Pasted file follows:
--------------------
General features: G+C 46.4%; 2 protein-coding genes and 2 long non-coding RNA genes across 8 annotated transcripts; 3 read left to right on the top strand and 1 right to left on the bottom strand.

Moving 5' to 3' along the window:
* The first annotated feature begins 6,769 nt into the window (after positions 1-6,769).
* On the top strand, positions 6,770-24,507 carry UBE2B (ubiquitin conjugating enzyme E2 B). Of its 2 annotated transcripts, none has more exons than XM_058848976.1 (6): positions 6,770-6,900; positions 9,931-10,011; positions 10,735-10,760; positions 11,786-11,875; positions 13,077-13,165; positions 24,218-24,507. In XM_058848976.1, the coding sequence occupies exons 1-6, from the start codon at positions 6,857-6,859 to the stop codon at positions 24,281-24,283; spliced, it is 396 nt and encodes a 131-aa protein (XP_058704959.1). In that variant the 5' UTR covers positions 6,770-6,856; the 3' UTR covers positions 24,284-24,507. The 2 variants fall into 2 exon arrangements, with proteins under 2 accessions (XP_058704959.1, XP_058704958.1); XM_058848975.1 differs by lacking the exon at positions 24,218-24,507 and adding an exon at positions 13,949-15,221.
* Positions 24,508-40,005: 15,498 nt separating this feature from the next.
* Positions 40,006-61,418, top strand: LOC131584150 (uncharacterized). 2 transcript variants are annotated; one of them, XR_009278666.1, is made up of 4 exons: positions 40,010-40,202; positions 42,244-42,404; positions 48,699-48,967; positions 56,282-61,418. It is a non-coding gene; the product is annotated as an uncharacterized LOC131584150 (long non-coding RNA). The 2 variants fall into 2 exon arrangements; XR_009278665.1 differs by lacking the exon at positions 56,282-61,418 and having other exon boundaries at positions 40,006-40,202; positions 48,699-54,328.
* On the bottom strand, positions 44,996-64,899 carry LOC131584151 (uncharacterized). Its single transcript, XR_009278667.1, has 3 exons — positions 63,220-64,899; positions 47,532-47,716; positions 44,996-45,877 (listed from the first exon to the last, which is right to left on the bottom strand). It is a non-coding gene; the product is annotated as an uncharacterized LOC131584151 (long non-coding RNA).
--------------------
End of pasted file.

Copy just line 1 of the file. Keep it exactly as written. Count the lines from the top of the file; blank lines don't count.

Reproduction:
General features: G+C 46.4%; 2 protein-coding genes and 2 long non-coding RNA genes across 8 annotated transcripts; 3 read left to right on the top strand and 1 right to left on the bottom strand.